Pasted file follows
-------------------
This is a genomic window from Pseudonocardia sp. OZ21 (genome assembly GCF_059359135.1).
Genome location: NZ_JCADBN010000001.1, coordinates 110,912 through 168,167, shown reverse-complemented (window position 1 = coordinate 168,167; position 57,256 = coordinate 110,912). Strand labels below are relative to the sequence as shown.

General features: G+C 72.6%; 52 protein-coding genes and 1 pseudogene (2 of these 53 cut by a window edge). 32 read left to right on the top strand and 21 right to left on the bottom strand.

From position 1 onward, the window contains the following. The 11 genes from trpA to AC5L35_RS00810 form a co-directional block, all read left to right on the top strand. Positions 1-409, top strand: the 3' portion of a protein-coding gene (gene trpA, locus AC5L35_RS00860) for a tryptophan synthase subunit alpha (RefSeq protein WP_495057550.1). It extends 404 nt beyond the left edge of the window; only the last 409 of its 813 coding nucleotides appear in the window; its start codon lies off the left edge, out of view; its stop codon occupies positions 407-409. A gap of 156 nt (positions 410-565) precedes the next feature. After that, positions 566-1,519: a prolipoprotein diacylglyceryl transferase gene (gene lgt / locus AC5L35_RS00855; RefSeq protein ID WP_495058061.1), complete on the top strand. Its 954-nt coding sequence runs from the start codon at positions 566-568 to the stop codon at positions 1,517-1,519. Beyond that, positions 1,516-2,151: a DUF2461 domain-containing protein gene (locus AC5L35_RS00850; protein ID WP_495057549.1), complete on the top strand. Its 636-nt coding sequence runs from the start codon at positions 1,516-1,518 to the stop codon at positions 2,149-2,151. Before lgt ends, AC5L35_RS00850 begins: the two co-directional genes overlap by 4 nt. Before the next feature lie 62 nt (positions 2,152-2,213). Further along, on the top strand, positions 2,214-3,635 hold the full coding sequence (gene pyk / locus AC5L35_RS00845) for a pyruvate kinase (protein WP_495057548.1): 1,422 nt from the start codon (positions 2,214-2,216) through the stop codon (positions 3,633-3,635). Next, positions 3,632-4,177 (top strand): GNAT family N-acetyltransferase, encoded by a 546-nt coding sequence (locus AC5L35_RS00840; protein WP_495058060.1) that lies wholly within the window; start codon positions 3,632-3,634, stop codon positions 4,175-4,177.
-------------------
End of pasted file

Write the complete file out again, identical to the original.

This is a genomic window from Pseudonocardia sp. OZ21 (genome assembly GCF_059359135.1).
Genome location: NZ_JCADBN010000001.1, coordinates 110,912 through 168,167, shown reverse-complemented (window position 1 = coordinate 168,167; position 57,256 = coordinate 110,912). Strand labels below are relative to the sequence as shown.

General features: G+C 72.6%; 52 protein-coding genes and 1 pseudogene (2 of these 53 cut by a window edge). 32 read left to right on the top strand and 21 right to left on the bottom strand.

From position 1 onward, the window contains the following. The 11 genes from trpA to AC5L35_RS00810 form a co-directional block, all read left to right on the top strand. Positions 1-409, top strand: the 3' portion of a protein-coding gene (gene trpA, locus AC5L35_RS00860) for a tryptophan synthase subunit alpha (RefSeq protein WP_495057550.1). It extends 404 nt beyond the left edge of the window; only the last 409 of its 813 coding nucleotides appear in the window; its start codon lies off the left edge, out of view; its stop codon occupies positions 407-409. A gap of 156 nt (positions 410-565) precedes the next feature. After that, positions 566-1,519: a prolipoprotein diacylglyceryl transferase gene (gene lgt / locus AC5L35_RS00855; RefSeq protein ID WP_495058061.1), complete on the top strand. Its 954-nt coding sequence runs from the start codon at positions 566-568 to the stop codon at positions 1,517-1,519. Beyond that, positions 1,516-2,151: a DUF2461 domain-containing protein gene (locus AC5L35_RS00850; protein ID WP_495057549.1), complete on the top strand. Its 636-nt coding sequence runs from the start codon at positions 1,516-1,518 to the stop codon at positions 2,149-2,151. Before lgt ends, AC5L35_RS00850 begins: the two co-directional genes overlap by 4 nt. Before the next feature lie 62 nt (positions 2,152-2,213). Further along, on the top strand, positions 2,214-3,635 hold the full coding sequence (gene pyk / locus AC5L35_RS00845) for a pyruvate kinase (protein WP_495057548.1): 1,422 nt from the start codon (positions 2,214-2,216) through the stop codon (positions 3,633-3,635). Next, positions 3,632-4,177 (top strand): GNAT family N-acetyltransferase, encoded by a 546-nt coding sequence (locus AC5L35_RS00840; protein WP_495058060.1) that lies wholly within the window; start codon positions 3,632-3,634, stop codon positions 4,175-4,177.